Living Well 2
Q: What do self-discipline, living well, and personal responsibility all have in common?
A. Little decisions. Lots and lots and lots of little, relatively painless decisions.
Let’s just take one example. Let’s take Great-Grandpa’s “take care of the pennies, and the dollars will take care of themselves” advice which, incidentally, he stole from previous generations. This time-worn, self-discipline advice was – and still is – spot on.
Yes, inflation has chewed up pennies and spit them out as dollars. And yes, I know you’re much more in-the-know than poor old Great-Grandpa. Bless his soul, he’s just so out of it, soooo unbelievably un-cool, and so clueless. What does he know? That $5 latté you buy every Friday as your pre-weekend treat is of no consequence in the long run, for Pete’s sake. That $50 pair of sandals you bought at a killer sale last spring (the ones that look almost like the ones you already had in your closet)? No big deal.
No? Those 500 pennies you spend once a week on a latté add up to 26,000 pennies in one year – $260. What could you do with $260? If you buy just two pairs of good-quality, but unnecessary, shoes in the spring and two in the fall, all for a very thrifty sale-price of $50 each pair, that’s $200 you could have saved or spent elsewhere. What could you do with $200? What could you do with $460?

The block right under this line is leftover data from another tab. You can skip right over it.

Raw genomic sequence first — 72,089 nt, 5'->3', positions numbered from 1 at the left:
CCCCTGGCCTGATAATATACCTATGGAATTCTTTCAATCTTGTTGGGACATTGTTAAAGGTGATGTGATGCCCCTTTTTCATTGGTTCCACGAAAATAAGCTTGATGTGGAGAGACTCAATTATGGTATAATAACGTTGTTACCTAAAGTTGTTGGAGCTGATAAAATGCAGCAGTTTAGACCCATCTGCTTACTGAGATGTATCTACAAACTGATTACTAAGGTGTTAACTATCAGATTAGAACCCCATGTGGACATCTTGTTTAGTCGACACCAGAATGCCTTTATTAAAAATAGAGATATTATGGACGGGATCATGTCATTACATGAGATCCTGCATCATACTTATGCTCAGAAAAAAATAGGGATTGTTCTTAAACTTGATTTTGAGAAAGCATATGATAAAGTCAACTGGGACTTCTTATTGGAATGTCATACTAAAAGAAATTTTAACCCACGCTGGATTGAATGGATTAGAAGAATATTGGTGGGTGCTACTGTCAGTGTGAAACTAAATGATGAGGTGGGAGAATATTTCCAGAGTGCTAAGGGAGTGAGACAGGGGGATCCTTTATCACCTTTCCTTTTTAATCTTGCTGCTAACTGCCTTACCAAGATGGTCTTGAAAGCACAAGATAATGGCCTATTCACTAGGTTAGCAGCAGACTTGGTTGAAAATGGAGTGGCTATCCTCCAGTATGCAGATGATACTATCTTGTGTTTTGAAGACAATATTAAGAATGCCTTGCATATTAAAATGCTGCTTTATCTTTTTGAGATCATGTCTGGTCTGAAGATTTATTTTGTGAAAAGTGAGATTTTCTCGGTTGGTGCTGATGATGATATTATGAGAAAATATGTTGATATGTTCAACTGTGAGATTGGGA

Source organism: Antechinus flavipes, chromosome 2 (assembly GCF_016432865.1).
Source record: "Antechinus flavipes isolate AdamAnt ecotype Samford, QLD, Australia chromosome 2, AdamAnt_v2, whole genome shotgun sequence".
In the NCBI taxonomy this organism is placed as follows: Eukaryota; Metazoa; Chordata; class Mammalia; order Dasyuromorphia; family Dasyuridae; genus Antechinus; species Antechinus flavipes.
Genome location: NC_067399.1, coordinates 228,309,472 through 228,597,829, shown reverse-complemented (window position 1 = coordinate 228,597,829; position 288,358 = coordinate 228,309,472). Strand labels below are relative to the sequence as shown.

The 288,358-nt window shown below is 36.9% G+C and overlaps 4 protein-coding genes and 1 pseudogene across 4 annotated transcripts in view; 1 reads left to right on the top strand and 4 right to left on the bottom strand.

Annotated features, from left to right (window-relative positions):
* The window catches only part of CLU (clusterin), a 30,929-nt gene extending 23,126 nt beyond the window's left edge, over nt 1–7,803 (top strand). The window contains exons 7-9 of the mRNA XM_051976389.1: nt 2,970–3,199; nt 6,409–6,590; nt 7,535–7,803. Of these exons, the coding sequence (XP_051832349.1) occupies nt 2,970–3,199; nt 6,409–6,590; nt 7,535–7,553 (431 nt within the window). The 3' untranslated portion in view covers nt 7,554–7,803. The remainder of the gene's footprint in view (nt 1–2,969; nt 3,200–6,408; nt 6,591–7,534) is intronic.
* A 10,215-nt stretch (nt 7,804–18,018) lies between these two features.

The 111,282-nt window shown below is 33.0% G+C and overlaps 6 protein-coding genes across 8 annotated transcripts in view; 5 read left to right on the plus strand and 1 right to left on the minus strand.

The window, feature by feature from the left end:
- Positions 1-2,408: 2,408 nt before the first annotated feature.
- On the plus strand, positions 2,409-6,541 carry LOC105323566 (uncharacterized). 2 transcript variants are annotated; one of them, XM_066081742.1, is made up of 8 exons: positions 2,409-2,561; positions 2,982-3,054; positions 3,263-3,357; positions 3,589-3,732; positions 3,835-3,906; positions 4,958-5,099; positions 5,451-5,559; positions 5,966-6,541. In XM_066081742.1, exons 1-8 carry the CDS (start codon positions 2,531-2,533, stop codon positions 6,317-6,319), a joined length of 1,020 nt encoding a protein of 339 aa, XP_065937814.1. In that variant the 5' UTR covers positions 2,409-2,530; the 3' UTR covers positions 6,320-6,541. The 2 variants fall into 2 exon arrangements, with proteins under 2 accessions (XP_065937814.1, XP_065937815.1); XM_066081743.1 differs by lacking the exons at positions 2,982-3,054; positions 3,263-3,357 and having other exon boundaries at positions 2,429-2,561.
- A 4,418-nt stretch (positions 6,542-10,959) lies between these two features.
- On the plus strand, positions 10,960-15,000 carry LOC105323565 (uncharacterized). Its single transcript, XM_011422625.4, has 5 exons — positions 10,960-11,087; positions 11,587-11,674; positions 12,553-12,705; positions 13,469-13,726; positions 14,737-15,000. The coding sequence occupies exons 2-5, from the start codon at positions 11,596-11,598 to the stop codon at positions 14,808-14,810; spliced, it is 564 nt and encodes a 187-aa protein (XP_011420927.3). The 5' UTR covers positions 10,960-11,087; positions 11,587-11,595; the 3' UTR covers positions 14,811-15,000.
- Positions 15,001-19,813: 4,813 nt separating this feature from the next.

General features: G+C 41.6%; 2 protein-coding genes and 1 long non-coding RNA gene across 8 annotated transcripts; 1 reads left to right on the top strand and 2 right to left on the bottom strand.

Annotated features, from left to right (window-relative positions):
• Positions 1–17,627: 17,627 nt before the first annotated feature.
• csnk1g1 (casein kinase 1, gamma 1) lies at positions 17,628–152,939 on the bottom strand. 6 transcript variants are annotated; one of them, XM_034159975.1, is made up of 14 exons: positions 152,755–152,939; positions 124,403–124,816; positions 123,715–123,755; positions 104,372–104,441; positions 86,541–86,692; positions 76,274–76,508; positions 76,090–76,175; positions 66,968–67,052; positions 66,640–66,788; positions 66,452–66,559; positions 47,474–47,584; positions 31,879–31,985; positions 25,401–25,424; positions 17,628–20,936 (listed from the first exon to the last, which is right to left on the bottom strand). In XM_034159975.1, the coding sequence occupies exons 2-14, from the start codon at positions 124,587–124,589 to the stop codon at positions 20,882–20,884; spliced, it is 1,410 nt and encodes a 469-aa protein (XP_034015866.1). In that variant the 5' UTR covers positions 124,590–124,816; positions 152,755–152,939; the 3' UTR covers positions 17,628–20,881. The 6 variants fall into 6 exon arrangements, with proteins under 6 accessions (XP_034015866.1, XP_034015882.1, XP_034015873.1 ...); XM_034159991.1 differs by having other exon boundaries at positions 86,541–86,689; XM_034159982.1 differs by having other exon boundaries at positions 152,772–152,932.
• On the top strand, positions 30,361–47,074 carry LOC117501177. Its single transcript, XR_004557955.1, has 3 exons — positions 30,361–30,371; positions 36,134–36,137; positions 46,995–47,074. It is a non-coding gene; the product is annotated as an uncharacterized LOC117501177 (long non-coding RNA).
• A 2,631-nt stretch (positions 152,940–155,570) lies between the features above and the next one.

Some, depending on their finances, may answer “not much.” Others, perhaps not so flush with cash, will revel in all the possibilities of having an extra $260 or $200 or $460. However, listing the alternative things we could do with $260 or $200 or $460 isn’t the point.
Here’s the point.
When we make hundreds of these kinds of decisions every week, they collectively add up to a great deal of money – maybe even enough for _______. Fill-in-the-blank time. What would ring your chimes? Fill it in. A trip to the Bahamas, is it? $460 might get you a cheap flight. Now for a good deal on a hotel; how much would that cost? Hmmm. What else could I give up for a while?”
See how this works? Little everyday decisions about how you spend small amounts of money add up. They add up in dollars. They add up to increasing self-discipline. They add up to the habit of personal responsibility. They add up to living well.
Your turn. Give us another example.
© 2013 Teresa Layne Bennett